A reminder helps you remember something. If you write "don't forget lunch" on your arm every morning, it means you need a reminder to grab your brown paper bag on your way out the door.

A reminder helps you remember, whether it's an appointment, an acquaintance's name, or a grocery list. You can give yourself a reminder, or write one to another person who's prone to forgetting details. The word's been around since the 1650s, and it came from remind, which originally meant "to remember." Later, remind came to mean "to make someone remember," or "to put someone in mind of something."

Definitions of reminder

n a message that helps you remember something

“he ignored his wife's reminders
phylactery, tefillin
(Judaism) either of two small leather cases containing texts from the Hebrew Scriptures (known collectively as tefillin); traditionally worn (on the forehead and the left arm) by Jewish men during morning prayer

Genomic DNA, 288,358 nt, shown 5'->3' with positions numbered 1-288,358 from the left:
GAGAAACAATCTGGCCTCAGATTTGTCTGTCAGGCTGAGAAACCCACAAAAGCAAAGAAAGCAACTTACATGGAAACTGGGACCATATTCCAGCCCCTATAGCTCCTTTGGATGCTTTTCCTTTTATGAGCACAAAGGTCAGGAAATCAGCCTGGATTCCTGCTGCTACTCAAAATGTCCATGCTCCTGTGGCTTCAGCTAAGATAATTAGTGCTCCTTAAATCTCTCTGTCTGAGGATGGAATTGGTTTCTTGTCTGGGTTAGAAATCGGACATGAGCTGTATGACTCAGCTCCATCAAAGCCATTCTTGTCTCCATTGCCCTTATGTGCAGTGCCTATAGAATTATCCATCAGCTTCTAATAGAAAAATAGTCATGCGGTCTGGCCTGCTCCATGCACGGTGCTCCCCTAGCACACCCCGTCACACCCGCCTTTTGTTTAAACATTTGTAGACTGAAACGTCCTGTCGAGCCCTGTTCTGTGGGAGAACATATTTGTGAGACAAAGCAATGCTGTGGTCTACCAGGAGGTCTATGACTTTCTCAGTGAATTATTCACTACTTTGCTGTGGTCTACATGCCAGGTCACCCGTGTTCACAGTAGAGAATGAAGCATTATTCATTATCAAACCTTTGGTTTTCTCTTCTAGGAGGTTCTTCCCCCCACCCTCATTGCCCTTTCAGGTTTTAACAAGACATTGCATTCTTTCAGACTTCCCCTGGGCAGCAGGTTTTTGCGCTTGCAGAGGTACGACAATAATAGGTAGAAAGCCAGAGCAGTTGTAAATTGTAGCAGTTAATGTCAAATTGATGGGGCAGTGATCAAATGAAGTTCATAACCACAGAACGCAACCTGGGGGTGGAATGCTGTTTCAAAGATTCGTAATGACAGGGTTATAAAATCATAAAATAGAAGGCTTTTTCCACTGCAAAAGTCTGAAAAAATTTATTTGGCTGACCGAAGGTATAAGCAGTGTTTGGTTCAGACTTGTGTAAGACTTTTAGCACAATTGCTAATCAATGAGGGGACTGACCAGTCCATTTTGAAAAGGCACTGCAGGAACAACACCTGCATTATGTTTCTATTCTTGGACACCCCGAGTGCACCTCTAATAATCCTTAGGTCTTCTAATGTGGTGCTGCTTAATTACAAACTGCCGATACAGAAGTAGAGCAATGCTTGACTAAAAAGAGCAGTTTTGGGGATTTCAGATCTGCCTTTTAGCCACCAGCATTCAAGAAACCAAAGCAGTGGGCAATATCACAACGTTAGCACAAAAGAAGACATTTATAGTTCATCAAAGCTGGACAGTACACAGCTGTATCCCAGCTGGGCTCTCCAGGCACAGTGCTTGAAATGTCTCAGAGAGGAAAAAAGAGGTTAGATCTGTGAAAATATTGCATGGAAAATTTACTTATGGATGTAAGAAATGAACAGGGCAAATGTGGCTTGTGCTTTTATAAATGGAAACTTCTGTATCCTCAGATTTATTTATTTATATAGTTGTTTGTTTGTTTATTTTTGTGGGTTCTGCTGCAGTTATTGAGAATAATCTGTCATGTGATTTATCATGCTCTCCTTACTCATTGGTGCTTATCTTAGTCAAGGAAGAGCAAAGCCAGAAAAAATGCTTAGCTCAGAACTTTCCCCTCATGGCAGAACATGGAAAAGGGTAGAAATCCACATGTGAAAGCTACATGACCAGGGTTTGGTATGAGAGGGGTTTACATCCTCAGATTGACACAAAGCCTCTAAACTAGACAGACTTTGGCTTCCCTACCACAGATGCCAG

Type of:
content, message, subject matter, substance
what a communication that is about something is about

n an experience that causes you to remember something

show 4 types...
hide 4 types...
deja vu
the experience of thinking that a new situation had occurred before
memento, souvenir
a reminder of past events
memento mori
a reminder (as a death's head) of your mortality
shades of
something that reminds you of someone or something
Type of:
the content of direct observation or participation in an event

n someone who gives a warning so that a mistake can be avoided

admonisher, monitor
Type of:
defender, guardian, protector, shielder
a person who cares for persons or property

Sign up, it's free!

Whether you're a student, an educator, or a lifelong learner, can put you on the path to systematic vocabulary improvement.